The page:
Saturday, June 18, 2011

The Pen Friend

... a cheap modern cartridge pen by Parker or Sheaffer will last you for years, and write unhesitatingly with a consistent line every time you pick it up.

Ciaran Carson, The Pen Friend

Ciaran Carson's The Pen Friend is an epistolary novel whose narrator, Gabriel, is a collector of vintage fountain pens. Each letter contains a discussion of the pen or pens he uses to write the letter, and the book gradually becomes a celebration of fine writing—meaning fine handwriting, and the tools used to produce it. So it was with great pleasure that I read Gabriel's admission, late in the book, that the beautiful pens he loves so are actually not very good tools for writing. In fact, he admits, cheap modern pens are much better tools than his collection of older, more elegant pens. The modern ones may be boring, but they write better.

Fortunately, Carson's reflective novel is anything but boring. As with his Fishing for Amber, the novel becomes a reflective essay on all kinds of subjects, while also spinning out variations on his wonderful verse novel For All We Know: Gabriel and his correspondent Nina are the two characters from that book—or at least versions of them. Each of Gabriel's letters is a response to a cryptic postcard from his former lover Nina, and the pictures on the postcards introduce new chapters, as do pictures of the pens Gabriel uses to write each letter. My favorite picture is the Vermeer:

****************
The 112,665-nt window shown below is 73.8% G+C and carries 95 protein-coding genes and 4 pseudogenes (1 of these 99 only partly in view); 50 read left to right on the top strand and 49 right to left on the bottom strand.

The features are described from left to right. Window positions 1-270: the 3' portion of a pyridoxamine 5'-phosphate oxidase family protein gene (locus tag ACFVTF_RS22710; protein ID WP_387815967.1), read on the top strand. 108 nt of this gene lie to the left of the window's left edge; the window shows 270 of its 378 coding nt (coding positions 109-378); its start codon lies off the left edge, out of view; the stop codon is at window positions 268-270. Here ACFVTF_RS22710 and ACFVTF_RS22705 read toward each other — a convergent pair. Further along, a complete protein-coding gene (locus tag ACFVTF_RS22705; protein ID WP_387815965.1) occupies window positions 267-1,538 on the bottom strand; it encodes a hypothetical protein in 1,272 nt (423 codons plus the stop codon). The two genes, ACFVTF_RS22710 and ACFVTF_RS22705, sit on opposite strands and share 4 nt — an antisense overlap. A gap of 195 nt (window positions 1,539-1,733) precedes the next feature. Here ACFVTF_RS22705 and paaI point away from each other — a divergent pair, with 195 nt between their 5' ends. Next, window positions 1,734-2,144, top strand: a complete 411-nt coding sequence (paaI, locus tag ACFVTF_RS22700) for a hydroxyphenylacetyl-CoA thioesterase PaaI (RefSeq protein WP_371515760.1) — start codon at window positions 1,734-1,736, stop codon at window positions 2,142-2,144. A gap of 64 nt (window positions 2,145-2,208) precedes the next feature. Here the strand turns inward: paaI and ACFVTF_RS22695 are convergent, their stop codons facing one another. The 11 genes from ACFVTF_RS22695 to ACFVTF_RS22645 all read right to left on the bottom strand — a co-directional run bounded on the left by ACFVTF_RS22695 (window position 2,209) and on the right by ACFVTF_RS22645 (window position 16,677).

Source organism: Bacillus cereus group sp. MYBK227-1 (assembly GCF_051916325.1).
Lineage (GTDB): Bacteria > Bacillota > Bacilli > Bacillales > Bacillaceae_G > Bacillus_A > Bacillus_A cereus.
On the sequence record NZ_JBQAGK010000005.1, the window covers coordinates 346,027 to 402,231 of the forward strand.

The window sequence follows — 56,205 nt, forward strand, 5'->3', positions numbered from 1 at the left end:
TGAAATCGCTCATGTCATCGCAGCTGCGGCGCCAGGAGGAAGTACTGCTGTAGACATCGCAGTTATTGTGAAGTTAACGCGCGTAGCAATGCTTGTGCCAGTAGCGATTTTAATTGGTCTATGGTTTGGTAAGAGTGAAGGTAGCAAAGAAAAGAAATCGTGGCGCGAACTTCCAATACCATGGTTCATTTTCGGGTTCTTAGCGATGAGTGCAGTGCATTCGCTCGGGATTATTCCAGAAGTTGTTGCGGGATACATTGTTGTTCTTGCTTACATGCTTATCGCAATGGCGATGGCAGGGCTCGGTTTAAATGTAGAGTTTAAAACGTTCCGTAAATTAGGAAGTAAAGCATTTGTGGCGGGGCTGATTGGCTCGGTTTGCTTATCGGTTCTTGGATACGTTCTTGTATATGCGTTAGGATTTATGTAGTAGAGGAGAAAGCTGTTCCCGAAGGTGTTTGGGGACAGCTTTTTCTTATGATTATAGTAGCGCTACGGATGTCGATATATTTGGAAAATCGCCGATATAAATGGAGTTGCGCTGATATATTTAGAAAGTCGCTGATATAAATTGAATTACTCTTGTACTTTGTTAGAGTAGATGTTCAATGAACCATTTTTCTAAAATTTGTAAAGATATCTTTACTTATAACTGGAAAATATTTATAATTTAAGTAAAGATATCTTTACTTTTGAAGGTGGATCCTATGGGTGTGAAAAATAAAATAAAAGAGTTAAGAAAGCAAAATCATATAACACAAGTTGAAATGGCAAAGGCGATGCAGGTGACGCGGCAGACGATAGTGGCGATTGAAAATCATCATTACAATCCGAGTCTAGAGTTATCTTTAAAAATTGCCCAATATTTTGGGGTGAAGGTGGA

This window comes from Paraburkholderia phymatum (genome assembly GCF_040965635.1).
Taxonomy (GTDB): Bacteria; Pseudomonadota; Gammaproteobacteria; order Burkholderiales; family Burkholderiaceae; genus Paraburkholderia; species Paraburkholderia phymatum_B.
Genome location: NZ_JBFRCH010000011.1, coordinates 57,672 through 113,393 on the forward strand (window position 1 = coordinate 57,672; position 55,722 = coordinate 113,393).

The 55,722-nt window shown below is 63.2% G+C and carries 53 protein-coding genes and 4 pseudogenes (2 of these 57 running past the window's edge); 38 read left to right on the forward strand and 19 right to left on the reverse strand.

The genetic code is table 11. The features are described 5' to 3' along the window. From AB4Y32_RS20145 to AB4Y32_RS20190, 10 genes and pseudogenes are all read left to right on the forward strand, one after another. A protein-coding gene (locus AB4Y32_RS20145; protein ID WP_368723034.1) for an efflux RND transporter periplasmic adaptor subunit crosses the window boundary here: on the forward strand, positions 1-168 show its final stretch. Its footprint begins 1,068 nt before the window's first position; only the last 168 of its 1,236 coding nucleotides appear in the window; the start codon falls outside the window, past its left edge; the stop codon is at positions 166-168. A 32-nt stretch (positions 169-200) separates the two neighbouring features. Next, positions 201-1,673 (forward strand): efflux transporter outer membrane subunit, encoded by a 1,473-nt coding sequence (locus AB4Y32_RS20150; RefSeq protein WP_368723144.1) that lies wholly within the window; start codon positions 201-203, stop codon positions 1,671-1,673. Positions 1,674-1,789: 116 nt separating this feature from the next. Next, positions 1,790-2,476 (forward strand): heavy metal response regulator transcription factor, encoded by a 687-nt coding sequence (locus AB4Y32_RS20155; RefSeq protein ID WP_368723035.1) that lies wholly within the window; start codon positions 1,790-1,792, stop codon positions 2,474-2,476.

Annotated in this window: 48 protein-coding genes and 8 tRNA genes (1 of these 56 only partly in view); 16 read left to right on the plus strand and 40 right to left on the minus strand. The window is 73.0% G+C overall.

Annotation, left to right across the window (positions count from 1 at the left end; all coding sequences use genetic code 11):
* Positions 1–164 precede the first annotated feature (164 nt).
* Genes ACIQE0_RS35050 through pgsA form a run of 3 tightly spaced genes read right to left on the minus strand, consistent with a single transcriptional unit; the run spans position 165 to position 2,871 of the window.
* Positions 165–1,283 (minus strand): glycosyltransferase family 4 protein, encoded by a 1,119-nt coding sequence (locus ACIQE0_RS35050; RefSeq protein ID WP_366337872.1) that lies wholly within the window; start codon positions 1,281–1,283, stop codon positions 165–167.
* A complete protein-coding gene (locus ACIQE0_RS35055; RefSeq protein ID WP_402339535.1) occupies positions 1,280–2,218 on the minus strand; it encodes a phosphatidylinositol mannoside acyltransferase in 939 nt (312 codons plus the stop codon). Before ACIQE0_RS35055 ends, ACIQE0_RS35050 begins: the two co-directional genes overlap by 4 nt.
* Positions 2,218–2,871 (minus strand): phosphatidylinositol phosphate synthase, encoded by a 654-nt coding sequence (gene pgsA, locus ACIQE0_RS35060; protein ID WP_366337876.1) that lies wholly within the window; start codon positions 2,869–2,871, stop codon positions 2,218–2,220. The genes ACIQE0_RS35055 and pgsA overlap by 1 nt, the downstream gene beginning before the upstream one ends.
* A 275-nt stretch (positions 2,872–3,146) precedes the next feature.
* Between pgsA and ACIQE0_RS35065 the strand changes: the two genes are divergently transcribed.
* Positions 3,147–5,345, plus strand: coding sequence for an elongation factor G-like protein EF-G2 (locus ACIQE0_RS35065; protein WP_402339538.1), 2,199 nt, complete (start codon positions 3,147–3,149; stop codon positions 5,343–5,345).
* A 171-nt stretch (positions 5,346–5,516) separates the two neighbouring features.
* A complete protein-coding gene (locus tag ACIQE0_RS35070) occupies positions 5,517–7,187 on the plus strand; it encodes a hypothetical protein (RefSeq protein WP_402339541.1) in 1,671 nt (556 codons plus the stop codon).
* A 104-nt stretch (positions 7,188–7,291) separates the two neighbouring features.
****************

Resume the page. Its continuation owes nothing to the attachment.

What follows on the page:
Dominic Rivron said...

Fantastic Vermeer. It's so modern - by which I mean the people in it are. It's the facial expressions - you can almost imagine the conversation going on and it makes you realise people don't change that much over the centuries.

Andrew Shields said...

I wonder if that modernity is related to the claim that Shakespeare created modern psychology by creating an interiority that had not existed previously.